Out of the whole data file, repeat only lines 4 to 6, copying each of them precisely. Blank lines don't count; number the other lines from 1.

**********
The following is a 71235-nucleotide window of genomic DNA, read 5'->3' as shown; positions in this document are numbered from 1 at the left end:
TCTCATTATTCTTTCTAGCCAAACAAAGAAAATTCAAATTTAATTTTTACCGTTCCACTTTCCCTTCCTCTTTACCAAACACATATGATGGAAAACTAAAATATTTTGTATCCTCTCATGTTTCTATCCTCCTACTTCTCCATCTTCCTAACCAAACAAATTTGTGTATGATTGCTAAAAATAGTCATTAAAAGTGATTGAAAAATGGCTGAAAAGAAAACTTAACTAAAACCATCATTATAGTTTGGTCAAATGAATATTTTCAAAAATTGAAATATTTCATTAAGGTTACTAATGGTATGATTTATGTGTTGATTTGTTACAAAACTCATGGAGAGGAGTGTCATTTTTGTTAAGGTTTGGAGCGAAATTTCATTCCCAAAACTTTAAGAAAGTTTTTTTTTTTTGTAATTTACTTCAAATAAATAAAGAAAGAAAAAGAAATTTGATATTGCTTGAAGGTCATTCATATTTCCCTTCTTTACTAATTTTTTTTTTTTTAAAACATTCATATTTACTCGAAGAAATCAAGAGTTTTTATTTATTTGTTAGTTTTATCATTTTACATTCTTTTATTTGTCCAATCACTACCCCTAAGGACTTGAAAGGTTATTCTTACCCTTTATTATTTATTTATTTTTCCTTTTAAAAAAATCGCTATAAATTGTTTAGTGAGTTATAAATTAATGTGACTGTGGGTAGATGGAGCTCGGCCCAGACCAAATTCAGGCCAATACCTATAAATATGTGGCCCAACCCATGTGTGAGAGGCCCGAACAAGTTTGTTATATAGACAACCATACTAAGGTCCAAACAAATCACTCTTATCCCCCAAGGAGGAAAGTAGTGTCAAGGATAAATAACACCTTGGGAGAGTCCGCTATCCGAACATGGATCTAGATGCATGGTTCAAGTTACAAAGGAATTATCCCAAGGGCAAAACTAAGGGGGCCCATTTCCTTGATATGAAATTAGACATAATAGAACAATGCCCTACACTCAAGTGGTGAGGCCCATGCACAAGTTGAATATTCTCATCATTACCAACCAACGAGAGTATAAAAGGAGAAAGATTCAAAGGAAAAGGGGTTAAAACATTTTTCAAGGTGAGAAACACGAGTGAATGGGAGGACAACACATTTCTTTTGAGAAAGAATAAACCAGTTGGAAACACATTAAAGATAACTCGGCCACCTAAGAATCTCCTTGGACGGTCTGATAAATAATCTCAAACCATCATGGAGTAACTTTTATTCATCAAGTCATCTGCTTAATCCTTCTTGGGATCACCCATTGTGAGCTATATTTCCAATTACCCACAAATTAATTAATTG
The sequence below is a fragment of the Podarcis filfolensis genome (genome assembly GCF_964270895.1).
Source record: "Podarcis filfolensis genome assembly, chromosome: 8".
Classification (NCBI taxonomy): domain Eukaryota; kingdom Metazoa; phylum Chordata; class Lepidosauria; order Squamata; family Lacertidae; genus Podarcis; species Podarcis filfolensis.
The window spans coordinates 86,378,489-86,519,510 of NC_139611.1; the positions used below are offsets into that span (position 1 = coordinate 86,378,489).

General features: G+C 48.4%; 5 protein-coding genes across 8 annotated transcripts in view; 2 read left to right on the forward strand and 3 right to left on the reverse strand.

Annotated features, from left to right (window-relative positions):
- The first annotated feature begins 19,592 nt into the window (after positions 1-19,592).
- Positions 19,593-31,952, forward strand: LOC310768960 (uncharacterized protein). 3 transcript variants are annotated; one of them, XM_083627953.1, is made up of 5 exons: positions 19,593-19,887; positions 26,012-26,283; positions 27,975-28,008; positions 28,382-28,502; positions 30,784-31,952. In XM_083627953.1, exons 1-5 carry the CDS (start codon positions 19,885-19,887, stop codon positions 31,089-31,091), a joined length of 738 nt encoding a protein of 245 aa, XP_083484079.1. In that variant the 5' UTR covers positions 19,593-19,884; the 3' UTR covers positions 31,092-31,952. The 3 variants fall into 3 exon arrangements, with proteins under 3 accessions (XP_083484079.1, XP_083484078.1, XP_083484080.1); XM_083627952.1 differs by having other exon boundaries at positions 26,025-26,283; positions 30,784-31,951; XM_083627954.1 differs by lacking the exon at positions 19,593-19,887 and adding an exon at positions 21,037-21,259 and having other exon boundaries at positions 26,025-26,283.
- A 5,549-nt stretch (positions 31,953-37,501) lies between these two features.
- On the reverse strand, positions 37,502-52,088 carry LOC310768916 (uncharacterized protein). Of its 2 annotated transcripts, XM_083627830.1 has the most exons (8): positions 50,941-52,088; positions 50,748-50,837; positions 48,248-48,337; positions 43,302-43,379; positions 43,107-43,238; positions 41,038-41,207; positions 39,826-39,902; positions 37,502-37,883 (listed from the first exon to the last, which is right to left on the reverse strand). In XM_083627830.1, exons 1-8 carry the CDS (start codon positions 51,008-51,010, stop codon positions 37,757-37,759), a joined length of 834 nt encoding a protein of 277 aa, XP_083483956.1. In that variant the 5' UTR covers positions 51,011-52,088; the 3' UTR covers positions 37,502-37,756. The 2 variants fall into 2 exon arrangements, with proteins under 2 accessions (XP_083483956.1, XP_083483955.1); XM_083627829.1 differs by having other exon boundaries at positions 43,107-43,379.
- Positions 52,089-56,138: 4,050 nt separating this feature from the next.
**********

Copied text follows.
Source record: "Podarcis filfolensis genome assembly, chromosome: 8".
Classification (NCBI taxonomy): domain Eukaryota; kingdom Metazoa; phylum Chordata; class Lepidosauria; order Squamata; family Lacertidae; genus Podarcis; species Podarcis filfolensis.
The window spans coordinates 86,378,489-86,519,510 of NC_139611.1; the positions used below are offsets into that span (position 1 = coordinate 86,378,489).